LET ANOTHER ONE IN • by John Wiswell

He banged on the door for ten minutes before getting an answer. The owner jerked it open and looked up at him with little sleepiness despite the hour. Her expression was all seventy-year-old discontent in a satin perm cap. A silver chain kept the door from opening more than an inch.

“Madame,” he begged into the crack. “May I please come in for just a moment?”

“No. Think just because mine’s the only door on the boulevard without a crucifix over it that you can traipse in?”

He adjusted the brim of his hat and pulled his lapels over his pale cheeks.

“I don’t mean to bother you Madame, but it’s quite cold out and sunrise is near.”

It was. The sky was vaguely purple with coming dawn.

“You’re not the kind that sparkles, then?”

“I wish.”

“Are you the kind that bites voluptuous women?” She scrunched up her nose, an act that somehow doubled the liver spots on her face. “Keep in mind I have sickle-cell anemia. The Lancet says it’s havoc on undead bowels.”

“No. I’m civilized. I ate on Saturday, and I tipped well.”

“But you are the kind that needs me to let you in?”

“How does everyone around here know about us? We’re purposefully subtle.”

She fixed the bobby pins in her cap. “You hold your convention here every year. It didn’t take long to realize the November vagrants stole more than wallets.”

The vampire put a hand over his heart.

“I swear I’m a law-abiding citizen. It’s just that my keycard doesn’t work anymore at the hotel. I must have touched static for a second and now my door won’t open. Because I don’t have photo ID, they don’t believe I’m the one who rented the room. They kicked me out of the lobby two hours ago.”

“And you’ve just been wandering around?”

“Yes,” he said, trying to look pathetic despite being two feet taller than her. At the same moment that he bowed his head all sad-like, her nose turned up all opportunistic-like.

“Okay then. What do you have on you?”

“I beg your pardon?”

She gestured through the crack in the door, rubbing a thumb on an arthritic forefinger. “Cash? Relics? Antique watches?”

He fumbled in his coat. Soon he presented a sleek leather wallet and a pink iPhone.

“Pink?” she inquired.

“My familiar got it for me. She likes everything pink, even her–”

“I’m sure she does. What about the rings?”

He examined his own hand for a moment before realizing she meant the gold bands on his middle and forefingers. They were plain.

“I’d sooner die! Those are my only mementos of the master that turned me.”

“Probably worth fifty at a pawn shop. How much in the wallet?”

With the first rays of morning light streaming over the buildings, he had no choice but to empty it, revealing a stack of singles. Shaving was back in fashion, leaving the lycan strip clubs very disappointing this year.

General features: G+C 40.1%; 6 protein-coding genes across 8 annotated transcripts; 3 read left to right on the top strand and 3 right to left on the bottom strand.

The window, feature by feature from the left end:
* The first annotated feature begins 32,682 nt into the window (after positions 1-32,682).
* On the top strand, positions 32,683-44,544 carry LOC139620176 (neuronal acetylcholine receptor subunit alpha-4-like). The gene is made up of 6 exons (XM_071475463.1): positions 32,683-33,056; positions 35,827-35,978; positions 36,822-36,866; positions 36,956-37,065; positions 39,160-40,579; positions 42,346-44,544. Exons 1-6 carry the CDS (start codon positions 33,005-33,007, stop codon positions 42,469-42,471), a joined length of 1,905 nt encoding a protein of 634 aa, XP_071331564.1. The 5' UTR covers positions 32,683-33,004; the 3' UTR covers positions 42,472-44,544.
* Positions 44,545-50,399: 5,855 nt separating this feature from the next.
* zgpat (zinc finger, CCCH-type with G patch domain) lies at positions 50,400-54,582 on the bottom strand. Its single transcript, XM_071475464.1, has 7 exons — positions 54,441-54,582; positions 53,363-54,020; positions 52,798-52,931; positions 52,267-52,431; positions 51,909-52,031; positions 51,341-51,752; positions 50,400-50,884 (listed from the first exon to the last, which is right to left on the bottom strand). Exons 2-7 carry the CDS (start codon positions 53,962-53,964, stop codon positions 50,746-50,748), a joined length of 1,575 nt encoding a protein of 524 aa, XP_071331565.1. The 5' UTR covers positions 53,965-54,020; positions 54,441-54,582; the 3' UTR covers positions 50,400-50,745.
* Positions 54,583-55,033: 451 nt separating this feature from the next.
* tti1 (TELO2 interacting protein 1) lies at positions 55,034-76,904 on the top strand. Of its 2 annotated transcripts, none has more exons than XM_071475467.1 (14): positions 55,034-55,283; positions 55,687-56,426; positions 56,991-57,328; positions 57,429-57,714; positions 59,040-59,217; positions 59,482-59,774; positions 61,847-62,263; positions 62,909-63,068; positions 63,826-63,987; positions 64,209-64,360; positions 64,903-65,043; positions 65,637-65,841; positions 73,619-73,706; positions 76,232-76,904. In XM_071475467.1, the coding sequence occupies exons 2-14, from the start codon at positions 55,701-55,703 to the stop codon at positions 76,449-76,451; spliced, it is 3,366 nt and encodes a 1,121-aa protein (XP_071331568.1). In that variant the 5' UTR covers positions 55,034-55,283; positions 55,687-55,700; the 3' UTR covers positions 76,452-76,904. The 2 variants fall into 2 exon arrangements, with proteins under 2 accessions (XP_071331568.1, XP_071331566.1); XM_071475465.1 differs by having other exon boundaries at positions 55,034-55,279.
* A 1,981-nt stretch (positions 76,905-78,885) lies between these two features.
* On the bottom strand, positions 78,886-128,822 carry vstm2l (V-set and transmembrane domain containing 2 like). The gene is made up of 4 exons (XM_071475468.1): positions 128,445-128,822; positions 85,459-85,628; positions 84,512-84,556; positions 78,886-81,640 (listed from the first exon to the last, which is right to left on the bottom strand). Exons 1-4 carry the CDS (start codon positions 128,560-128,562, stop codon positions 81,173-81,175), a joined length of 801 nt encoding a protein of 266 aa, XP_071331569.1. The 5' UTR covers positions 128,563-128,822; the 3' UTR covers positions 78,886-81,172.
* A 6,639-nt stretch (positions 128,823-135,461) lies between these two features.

“Alright,” said the old woman. “The cash and the rings, and I’ll let you in.”

“My master was the only man who ever–”

She pulled the doorknob and he only just got his fingers into the crack to stop it from closing. The sudden motion jarred his lapel. His cheek sizzled until he brought up his free arm to shield his face.

“Please, Madame. Have mercy.”

“Are you the strong kind of vampire?” she asked without looking at him.

“I’m not going to cause trouble, Madame. I just need lodging until dusk. I’ll sleep in a closet.”

“I asked if you were the strong kind of vampire.”

“All right, yes. I could bench press a motorcycle. Please let me in.”

“I have some furniture in the basement I want moved. I’ll take the cash and iPhone, and you promise to move all my shelves. Keep your rings.”

The vampire clapped his hands.

“A thousand thanks, Madame. I’ll tell every vampire I know that yours is a considerate doorstep.”

“Keep it down,” she said, unhooking the chain. “I’ve got two of you sleeping upstairs already and I don’t want them knowing I let you keep the jewelry. Get to the basement. There are a lot of shelves.”

He stepped through the door. It felt much warmer inside. He couldn’t tell why until he saw that all the curtains were already closed. With protective plastic over the sofa and faded pictures on the walls, it felt more like a mausoleum than a house. It was like home.

His host trudged to a door beneath the stairs, presumably leading to the basement. He remained at the door for a moment, removing his hat and licking his lips.

“You know, Madame, white people don’t often get sickle cell anemia.”

“You know, punk, old women often wear crosses to bed.”

She tugged a silver chain from under the neck of her nightdress.

He hung his things in the closet and trudged to the basement. It beat hiding in a public bathroom stall again.

John Wiswell writes in any genre he can wrap his mind around and has published with Alienskin Magazine, BURST, Short-Story.Me, Untied Shoelaces of the Mind, and has been nominated for Dzanc Books’ Best of the Web. He puts up something new every day on The Bathroom Monologues, available at www.johnwiswell.blogspot.com.

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Every Day Fiction